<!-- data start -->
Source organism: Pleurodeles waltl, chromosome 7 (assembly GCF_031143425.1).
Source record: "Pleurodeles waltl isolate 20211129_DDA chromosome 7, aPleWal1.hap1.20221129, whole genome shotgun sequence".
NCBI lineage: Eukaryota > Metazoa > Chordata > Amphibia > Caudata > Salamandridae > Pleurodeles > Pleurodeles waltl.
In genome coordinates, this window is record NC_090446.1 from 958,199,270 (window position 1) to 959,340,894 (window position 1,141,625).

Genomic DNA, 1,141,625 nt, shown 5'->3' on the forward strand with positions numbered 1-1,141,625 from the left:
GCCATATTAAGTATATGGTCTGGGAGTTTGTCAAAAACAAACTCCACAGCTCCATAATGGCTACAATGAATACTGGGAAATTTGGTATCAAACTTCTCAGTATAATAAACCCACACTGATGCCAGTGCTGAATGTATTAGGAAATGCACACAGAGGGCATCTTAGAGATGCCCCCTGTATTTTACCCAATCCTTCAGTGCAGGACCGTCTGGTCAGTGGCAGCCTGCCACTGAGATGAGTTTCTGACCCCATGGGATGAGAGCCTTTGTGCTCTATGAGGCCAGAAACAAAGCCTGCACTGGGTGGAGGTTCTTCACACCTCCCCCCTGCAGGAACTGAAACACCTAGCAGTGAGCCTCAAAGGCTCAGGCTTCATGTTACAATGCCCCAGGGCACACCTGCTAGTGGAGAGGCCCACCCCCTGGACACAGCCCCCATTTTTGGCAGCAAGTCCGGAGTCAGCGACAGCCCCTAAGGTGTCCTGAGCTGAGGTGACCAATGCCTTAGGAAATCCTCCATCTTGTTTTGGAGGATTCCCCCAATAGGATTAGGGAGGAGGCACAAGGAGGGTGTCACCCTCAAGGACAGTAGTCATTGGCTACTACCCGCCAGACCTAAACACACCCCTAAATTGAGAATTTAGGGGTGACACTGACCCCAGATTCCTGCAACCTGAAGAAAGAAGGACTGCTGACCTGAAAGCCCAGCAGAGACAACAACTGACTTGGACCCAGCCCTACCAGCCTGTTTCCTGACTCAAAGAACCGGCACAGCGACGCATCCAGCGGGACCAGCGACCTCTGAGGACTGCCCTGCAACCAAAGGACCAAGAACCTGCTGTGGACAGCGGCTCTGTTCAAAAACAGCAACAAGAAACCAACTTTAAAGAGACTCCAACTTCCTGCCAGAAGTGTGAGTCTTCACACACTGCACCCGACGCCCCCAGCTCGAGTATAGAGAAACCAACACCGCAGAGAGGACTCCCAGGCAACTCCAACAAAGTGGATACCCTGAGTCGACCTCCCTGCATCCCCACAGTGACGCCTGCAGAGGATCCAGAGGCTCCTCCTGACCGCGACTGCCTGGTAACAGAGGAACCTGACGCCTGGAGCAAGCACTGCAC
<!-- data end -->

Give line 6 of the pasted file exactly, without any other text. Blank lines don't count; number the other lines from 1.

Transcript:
GCCATATTAAGTATATGGTCTGGGAGTTTGTCAAAAACAAACTCCACAGCTCCATAATGGCTACAATGAATACTGGGAAATTTGGTATCAAACTTCTCAGTATAATAAACCCACACTGATGCCAGTGCTGAATGTATTAGGAAATGCACACAGAGGGCATCTTAGAGATGCCCCCTGTATTTTACCCAATCCTTCAGTGCAGGACCGTCTGGTCAGTGGCAGCCTGCCACTGAGATGAGTTTCTGACCCCATGGGATGAGAGCCTTTGTGCTCTATGAGGCCAGAAACAAAGCCTGCACTGGGTGGAGGTTCTTCACACCTCCCCCCTGCAGGAACTGAAACACCTAGCAGTGAGCCTCAAAGGCTCAGGCTTCATGTTACAATGCCCCAGGGCACACCTGCTAGTGGAGAGGCCCACCCCCTGGACACAGCCCCCATTTTTGGCAGCAAGTCCGGAGTCAGCGACAGCCCCTAAGGTGTCCTGAGCTGAGGTGACCAATGCCTTAGGAAATCCTCCATCTTGTTTTGGAGGATTCCCCCAATAGGATTAGGGAGGAGGCACAAGGAGGGTGTCACCCTCAAGGACAGTAGTCATTGGCTACTACCCGCCAGACCTAAACACACCCCTAAATTGAGAATTTAGGGGTGACACTGACCCCAGATTCCTGCAACCTGAAGAAAGAAGGACTGCTGACCTGAAAGCCCAGCAGAGACAACAACTGACTTGGACCCAGCCCTACCAGCCTGTTTCCTGACTCAAAGAACCGGCACAGCGACGCATCCAGCGGGACCAGCGACCTCTGAGGACTGCCCTGCAACCAAAGGACCAAGAACCTGCTGTGGACAGCGGCTCTGTTCAAAAACAGCAACAAGAAACCAACTTTAAAGAGACTCCAACTTCCTGCCAGAAGTGTGAGTCTTCACACACTGCACCCGACGCCCCCAGCTCGAGTATAGAGAAACCAACACCGCAGAGAGGACTCCCAGGCAACTCCAACAAAGTGGATACCCTGAGTCGACCTCCCTGCATCCCCACAGTGACGCCTGCAGAGGATCCAGAGGCTCCTCCTGACCGCGACTGCCTGGTAACAGAGGAACCTGACGCCTGGAGCAAGCACTGCAC